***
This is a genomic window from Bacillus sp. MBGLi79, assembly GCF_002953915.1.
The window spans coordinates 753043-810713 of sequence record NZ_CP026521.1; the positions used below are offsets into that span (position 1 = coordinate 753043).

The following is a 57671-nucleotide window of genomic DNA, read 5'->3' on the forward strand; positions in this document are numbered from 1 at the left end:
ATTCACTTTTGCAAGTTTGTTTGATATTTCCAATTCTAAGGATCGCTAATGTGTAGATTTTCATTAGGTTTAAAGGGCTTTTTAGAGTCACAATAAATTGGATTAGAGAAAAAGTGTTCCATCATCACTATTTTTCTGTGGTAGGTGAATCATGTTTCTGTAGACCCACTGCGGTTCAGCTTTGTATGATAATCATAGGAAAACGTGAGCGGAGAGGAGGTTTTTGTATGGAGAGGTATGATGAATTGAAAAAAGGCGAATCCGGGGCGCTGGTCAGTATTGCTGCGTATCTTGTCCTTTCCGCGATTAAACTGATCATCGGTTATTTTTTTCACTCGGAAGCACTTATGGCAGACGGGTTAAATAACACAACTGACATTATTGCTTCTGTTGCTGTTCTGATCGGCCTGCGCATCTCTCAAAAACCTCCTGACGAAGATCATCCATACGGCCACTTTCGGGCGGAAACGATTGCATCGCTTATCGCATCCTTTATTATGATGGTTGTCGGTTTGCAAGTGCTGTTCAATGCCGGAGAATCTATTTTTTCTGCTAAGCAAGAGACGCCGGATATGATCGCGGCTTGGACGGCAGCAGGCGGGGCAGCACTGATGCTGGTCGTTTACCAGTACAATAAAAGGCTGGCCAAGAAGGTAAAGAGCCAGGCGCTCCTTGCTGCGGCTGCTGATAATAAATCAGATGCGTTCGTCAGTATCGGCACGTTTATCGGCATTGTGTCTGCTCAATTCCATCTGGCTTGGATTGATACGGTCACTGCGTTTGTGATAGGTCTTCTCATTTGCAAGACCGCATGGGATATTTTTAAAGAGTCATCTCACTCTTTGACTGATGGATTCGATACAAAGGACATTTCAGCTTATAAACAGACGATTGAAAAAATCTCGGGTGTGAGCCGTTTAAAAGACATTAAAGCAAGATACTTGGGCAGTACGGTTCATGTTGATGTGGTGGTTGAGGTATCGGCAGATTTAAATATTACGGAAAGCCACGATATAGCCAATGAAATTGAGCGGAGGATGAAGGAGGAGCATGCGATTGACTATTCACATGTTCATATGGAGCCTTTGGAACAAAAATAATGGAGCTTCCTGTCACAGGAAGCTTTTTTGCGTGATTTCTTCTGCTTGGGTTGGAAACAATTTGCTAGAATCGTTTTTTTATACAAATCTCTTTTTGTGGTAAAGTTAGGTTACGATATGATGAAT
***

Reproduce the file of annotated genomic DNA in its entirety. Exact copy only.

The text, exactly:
This is a genomic window from Bacillus sp. MBGLi79, assembly GCF_002953915.1.
The window spans coordinates 753043-810713 of sequence record NZ_CP026521.1; the positions used below are offsets into that span (position 1 = coordinate 753043).

The following is a 57671-nucleotide window of genomic DNA, read 5'->3' on the forward strand; positions in this document are numbered from 1 at the left end:
ATTCACTTTTGCAAGTTTGTTTGATATTTCCAATTCTAAGGATCGCTAATGTGTAGATTTTCATTAGGTTTAAAGGGCTTTTTAGAGTCACAATAAATTGGATTAGAGAAAAAGTGTTCCATCATCACTATTTTTCTGTGGTAGGTGAATCATGTTTCTGTAGACCCACTGCGGTTCAGCTTTGTATGATAATCATAGGAAAACGTGAGCGGAGAGGAGGTTTTTGTATGGAGAGGTATGATGAATTGAAAAAAGGCGAATCCGGGGCGCTGGTCAGTATTGCTGCGTATCTTGTCCTTTCCGCGATTAAACTGATCATCGGTTATTTTTTTCACTCGGAAGCACTTATGGCAGACGGGTTAAATAACACAACTGACATTATTGCTTCTGTTGCTGTTCTGATCGGCCTGCGCATCTCTCAAAAACCTCCTGACGAAGATCATCCATACGGCCACTTTCGGGCGGAAACGATTGCATCGCTTATCGCATCCTTTATTATGATGGTTGTCGGTTTGCAAGTGCTGTTCAATGCCGGAGAATCTATTTTTTCTGCTAAGCAAGAGACGCCGGATATGATCGCGGCTTGGACGGCAGCAGGCGGGGCAGCACTGATGCTGGTCGTTTACCAGTACAATAAAAGGCTGGCCAAGAAGGTAAAGAGCCAGGCGCTCCTTGCTGCGGCTGCTGATAATAAATCAGATGCGTTCGTCAGTATCGGCACGTTTATCGGCATTGTGTCTGCTCAATTCCATCTGGCTTGGATTGATACGGTCACTGCGTTTGTGATAGGTCTTCTCATTTGCAAGACCGCATGGGATATTTTTAAAGAGTCATCTCACTCTTTGACTGATGGATTCGATACAAAGGACATTTCAGCTTATAAACAGACGATTGAAAAAATCTCGGGTGTGAGCCGTTTAAAAGACATTAAAGCAAGATACTTGGGCAGTACGGTTCATGTTGATGTGGTGGTTGAGGTATCGGCAGATTTAAATATTACGGAAAGCCACGATATAGCCAATGAAATTGAGCGGAGGATGAAGGAGGAGCATGCGATTGACTATTCACATGTTCATATGGAGCCTTTGGAACAAAAATAATGGAGCTTCCTGTCACAGGAAGCTTTTTTGCGTGATTTCTTCTGCTTGGGTTGGAAACAATTTGCTAGAATCGTTTTTTTATACAAATCTCTTTTTGTGGTAAAGTTAGGTTACGATATGATGAAT